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Canadian scientist played a major role in eradicating polio

Canadian scientist played a major role in eradicating polio

On this, the second anniversary of the COVID outbreak, Canadians look to the end of the pandemic thanks to the massive rollout of vaccine. Also, as it is the week of International Women’s Day, it’s appropriate to take a look back at Canada’s other major mass inoculation—the polo vaccine in the mid to late 1950’s and the critical role played by a Canadian woman.

Canada played a significant role in the battle against polio thanks to a team of researchers at what was then Connaught Laboratories in Canada. Connaught Labs, was established at the University of Toronto in 1914 as a research facility, initially looking into vaccines for diphtheria. During WWI it started producing tetanus vaccines for Canadian soldiers and at the end of the war, with the outbreak of Spanish Flu, Connaught stated making experimental vaccines for that pandemic. Connaught rose to international prominence in the 1920’s with the discovery of insulin. It is one thing to produce a vaccine in a test tube, but it is a major task to move to mass production. By 1922 Connaught had developed mass production techniques and in addition, started to license the process to pharmaceutical manufacturers around the world. Through the 1930’s and the war years Connaught was involved in the development and production of many other medical products—heparin, penicillin and typhus vaccine.

In the 1950’s Polio was a major health scourge killing and crippling thousands of children. Many scientists were looking for a vaccine when Dr. Jonas Salk, a Pittsburgh researcher, had developed a vaccine taken from the kidneys of monkeys. Once again, as with insulin, the task was to figure out a way of mass-producing the vaccine. Salk had only been able to produce a few grams in test tubes.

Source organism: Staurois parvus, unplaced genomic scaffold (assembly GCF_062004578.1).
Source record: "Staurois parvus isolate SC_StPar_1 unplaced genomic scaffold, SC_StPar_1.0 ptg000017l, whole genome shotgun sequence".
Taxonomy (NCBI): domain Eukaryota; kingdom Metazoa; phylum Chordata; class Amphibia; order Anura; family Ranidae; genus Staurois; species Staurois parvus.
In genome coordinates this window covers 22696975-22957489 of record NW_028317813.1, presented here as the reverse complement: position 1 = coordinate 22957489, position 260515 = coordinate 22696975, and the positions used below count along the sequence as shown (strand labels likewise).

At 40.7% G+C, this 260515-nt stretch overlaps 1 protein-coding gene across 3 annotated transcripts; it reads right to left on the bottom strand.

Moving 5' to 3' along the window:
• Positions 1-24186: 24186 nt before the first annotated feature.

A key player in solving this riddle was a Connaught researcher Dr. Clarice Leona Norwood Farrell. who led a team of scientists at Connaught. She had discovered that applying a rocking motion to bottles of the virus stimulated its growth, using monkey kidney cells and a synthetic nutrient base developed by Connaught in the 1940s. The practice became known as the “Toronto Method” and was used in the production of polio vaccine into the late 1970’s. After developing the Toronto Method Farrell was in charge of all of the elements of mass production, including sourcing 200 monkeys needed to produce the vaccine. Through her efforts Connaught was able to ship 2 million doses of polio vaccine to be used in the biggest field trial ever.

Dr. Farrell with prototype bottle rocking machine. Courtesy of Sanofi Pasteur Limited (Connaught Campus) Archives, Toronto, Canada

It is interesting to note that such was the urgency of distributing the polio vaccine, that then, as now with COVID, the widespread production of the vaccine took place before it had received formal clinical approval in order to have large quantities available quickly.

Salk himself called it a “herculean” accomplishment and travelled to Toronto to thank Connaught scientists. The reception for the scientists was organized to be held in a room where only men were allowed, but Salk insisted on meeting Farrell and other female scientists involved in the project. So it was worked out that the ladies could stand at the doorway of the reception room to be introduced to Dr. Salk.

Not much is known about Dr. Farrell. She was born in Stormont County, the daughter of a general store merchant. The Family moved to Toronto some time around 1910. She attended Parkdale Collegiate Institute, earning academic prizes in English and history and a science scholarship. She completed her MA on the chemistry of fermentation in 1929 at the University of Toronto. She obtained a PhD in biochemistry from the University of Toronto in 1933, which was rare for women at the time. During the 1920’s her name appears in the society columns, attending teas and the like. She never married and retired at age 65. She died at age 82 suffering from Alzheimer’s disease. Her accomplishments went largely unrecognized until 2005, when a Toronto Star reporter wrote a feature on Dr. Farrells life. She had been buried in an unmarked grave, and after the publicity a stone was erected and a plaque unveiled at the original Connaught site on Spadina Avenue in Toronto.

As for Connaught Labs, it was taken over by the Canada Development Corporation, who did a poor job of managing the facility. It is now owned by Sanofi Pasteur Limited, a major global pharmaceutical company employing more than 2,000 people at its Toronto plant.

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